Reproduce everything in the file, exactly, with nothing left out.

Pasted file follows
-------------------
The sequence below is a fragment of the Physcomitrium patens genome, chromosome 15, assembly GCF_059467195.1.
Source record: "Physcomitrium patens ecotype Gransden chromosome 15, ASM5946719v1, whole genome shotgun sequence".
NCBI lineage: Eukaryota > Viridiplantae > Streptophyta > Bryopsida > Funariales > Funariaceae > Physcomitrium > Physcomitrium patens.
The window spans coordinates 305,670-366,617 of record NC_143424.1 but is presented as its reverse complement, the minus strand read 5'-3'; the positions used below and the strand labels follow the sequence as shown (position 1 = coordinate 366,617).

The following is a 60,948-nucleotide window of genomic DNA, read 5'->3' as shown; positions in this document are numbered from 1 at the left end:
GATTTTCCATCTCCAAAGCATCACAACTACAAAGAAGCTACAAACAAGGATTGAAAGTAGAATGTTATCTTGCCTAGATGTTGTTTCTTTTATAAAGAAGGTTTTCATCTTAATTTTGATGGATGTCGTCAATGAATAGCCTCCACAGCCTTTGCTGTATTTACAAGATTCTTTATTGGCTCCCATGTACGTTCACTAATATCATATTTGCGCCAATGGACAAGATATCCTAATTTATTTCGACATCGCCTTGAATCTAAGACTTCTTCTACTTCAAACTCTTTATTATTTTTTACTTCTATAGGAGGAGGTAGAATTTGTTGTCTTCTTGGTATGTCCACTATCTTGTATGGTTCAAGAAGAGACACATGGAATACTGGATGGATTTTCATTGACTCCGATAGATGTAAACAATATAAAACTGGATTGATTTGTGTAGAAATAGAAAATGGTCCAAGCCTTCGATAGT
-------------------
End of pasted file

The sequence below is a fragment of the Physcomitrium patens genome, chromosome 15, assembly GCF_059467195.1.
Source record: "Physcomitrium patens ecotype Gransden chromosome 15, ASM5946719v1, whole genome shotgun sequence".
NCBI lineage: Eukaryota > Viridiplantae > Streptophyta > Bryopsida > Funariales > Funariaceae > Physcomitrium > Physcomitrium patens.
The window spans coordinates 305,670-366,617 of record NC_143424.1 but is presented as its reverse complement, the minus strand read 5'-3'; the positions used below and the strand labels follow the sequence as shown (position 1 = coordinate 366,617).

The following is a 60,948-nucleotide window of genomic DNA, read 5'->3' as shown; positions in this document are numbered from 1 at the left end:
GATTTTCCATCTCCAAAGCATCACAACTACAAAGAAGCTACAAACAAGGATTGAAAGTAGAATGTTATCTTGCCTAGATGTTGTTTCTTTTATAAAGAAGGTTTTCATCTTAATTTTGATGGATGTCGTCAATGAATAGCCTCCACAGCCTTTGCTGTATTTACAAGATTCTTTATTGGCTCCCATGTACGTTCACTAATATCATATTTGCGCCAATGGACAAGATATCCTAATTTATTTCGACATCGCCTTGAATCTAAGACTTCTTCTACTTCAAACTCTTTATTATTTTTTACTTCTATAGGAGGAGGTAGAATTTGTTGTCTTCTTGGTATGTCCACTATCTTGTATGGTTCAAGAAGAGACACATGGAATACTGGATGGATTTTCATTGACTCCGATAGATGTAAACAATATAAAACTGGATTGATTTGTGTAGAAATAGAAAATGGTCCAAGCCTTCGATAGT